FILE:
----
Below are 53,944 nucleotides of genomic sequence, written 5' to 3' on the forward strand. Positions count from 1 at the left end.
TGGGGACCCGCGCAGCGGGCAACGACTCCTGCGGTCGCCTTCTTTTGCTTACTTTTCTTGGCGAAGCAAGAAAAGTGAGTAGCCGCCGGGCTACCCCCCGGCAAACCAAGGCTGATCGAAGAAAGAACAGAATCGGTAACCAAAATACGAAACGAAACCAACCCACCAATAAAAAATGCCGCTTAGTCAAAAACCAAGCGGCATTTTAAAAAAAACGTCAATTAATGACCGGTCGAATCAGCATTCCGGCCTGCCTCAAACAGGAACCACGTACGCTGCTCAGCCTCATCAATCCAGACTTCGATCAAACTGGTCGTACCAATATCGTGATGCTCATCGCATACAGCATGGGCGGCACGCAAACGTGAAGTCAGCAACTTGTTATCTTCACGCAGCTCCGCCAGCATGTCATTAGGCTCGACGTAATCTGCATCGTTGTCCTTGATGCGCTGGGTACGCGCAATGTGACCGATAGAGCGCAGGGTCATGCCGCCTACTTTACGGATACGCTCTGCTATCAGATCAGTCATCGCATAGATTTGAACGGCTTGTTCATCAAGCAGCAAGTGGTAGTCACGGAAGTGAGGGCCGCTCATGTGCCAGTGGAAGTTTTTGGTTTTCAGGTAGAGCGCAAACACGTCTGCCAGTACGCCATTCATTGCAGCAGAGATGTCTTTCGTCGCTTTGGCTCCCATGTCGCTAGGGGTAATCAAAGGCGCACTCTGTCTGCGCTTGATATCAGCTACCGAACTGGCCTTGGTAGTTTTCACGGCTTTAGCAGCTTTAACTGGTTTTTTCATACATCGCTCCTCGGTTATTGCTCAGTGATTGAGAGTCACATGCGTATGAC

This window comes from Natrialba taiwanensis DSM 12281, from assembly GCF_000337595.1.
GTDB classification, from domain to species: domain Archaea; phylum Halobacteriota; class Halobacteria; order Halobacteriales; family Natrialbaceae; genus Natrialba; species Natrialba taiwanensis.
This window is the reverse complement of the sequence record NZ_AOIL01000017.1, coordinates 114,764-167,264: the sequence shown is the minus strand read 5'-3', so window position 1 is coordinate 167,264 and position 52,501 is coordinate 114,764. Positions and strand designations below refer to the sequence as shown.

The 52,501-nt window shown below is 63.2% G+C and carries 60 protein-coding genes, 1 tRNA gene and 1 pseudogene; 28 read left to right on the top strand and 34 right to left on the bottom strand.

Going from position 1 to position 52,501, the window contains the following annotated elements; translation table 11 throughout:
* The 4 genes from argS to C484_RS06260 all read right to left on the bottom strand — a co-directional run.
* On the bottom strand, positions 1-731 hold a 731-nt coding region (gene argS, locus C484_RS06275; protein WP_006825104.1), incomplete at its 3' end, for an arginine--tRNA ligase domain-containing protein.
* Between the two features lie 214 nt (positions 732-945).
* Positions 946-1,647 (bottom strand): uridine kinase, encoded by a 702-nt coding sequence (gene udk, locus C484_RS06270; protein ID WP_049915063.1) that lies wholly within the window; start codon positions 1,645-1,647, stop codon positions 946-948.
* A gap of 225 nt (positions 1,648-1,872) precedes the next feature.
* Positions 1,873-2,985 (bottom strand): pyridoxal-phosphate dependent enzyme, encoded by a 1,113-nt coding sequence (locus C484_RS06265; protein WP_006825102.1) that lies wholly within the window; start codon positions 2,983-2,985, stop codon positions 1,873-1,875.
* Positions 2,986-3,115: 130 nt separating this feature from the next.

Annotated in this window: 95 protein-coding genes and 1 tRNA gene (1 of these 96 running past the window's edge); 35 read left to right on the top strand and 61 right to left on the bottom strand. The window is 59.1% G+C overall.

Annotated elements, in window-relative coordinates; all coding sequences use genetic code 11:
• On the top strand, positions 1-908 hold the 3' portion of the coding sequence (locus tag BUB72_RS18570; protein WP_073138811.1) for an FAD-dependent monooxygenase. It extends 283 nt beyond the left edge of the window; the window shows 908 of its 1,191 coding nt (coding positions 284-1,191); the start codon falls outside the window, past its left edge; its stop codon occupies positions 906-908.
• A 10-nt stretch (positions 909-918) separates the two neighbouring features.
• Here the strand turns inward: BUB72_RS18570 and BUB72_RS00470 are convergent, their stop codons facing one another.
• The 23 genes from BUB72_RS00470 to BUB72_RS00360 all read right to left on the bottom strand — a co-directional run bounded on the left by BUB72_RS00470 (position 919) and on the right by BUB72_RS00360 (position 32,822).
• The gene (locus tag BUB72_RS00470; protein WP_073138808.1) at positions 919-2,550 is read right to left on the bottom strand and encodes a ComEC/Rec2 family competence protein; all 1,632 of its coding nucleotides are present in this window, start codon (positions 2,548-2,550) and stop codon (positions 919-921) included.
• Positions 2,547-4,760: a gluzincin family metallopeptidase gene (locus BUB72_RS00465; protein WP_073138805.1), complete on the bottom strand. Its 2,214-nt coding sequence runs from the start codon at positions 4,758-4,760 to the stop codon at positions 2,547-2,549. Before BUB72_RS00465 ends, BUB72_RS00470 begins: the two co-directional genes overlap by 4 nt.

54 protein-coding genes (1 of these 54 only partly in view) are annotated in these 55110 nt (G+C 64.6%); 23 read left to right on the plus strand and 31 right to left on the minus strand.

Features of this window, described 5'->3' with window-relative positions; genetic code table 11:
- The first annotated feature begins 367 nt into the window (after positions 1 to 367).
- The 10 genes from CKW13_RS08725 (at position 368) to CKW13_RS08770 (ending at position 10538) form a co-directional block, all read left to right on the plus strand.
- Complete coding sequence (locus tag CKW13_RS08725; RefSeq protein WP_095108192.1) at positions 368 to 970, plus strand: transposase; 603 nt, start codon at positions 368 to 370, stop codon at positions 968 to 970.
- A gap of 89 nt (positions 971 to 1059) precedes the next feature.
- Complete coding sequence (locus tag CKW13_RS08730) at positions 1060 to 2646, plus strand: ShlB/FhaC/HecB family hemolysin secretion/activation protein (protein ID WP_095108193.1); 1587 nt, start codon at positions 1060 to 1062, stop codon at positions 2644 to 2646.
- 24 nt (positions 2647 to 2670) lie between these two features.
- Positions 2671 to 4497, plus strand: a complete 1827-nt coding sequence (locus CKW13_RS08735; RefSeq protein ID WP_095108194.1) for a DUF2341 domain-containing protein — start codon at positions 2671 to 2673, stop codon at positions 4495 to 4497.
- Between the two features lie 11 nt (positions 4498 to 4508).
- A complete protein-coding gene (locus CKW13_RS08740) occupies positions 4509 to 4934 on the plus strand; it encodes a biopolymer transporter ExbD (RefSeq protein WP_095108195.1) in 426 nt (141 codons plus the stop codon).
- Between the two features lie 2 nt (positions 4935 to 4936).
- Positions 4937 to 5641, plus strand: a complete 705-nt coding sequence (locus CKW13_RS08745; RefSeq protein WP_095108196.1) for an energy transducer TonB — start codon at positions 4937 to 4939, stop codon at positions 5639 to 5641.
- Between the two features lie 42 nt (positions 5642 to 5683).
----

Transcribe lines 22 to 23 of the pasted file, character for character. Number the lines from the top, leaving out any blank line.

• Positions 2,547-4,760: a gluzincin family metallopeptidase gene (locus BUB72_RS00465; protein WP_073138805.1), complete on the bottom strand. Its 2,214-nt coding sequence runs from the start codon at positions 4,758-4,760 to the stop codon at positions 2,547-2,549. Before BUB72_RS00465 ends, BUB72_RS00470 begins: the two co-directional genes overlap by 4 nt.

54 protein-coding genes (1 of these 54 only partly in view) are annotated in these 55110 nt (G+C 64.6%); 23 read left to right on the plus strand and 31 right to left on the minus strand.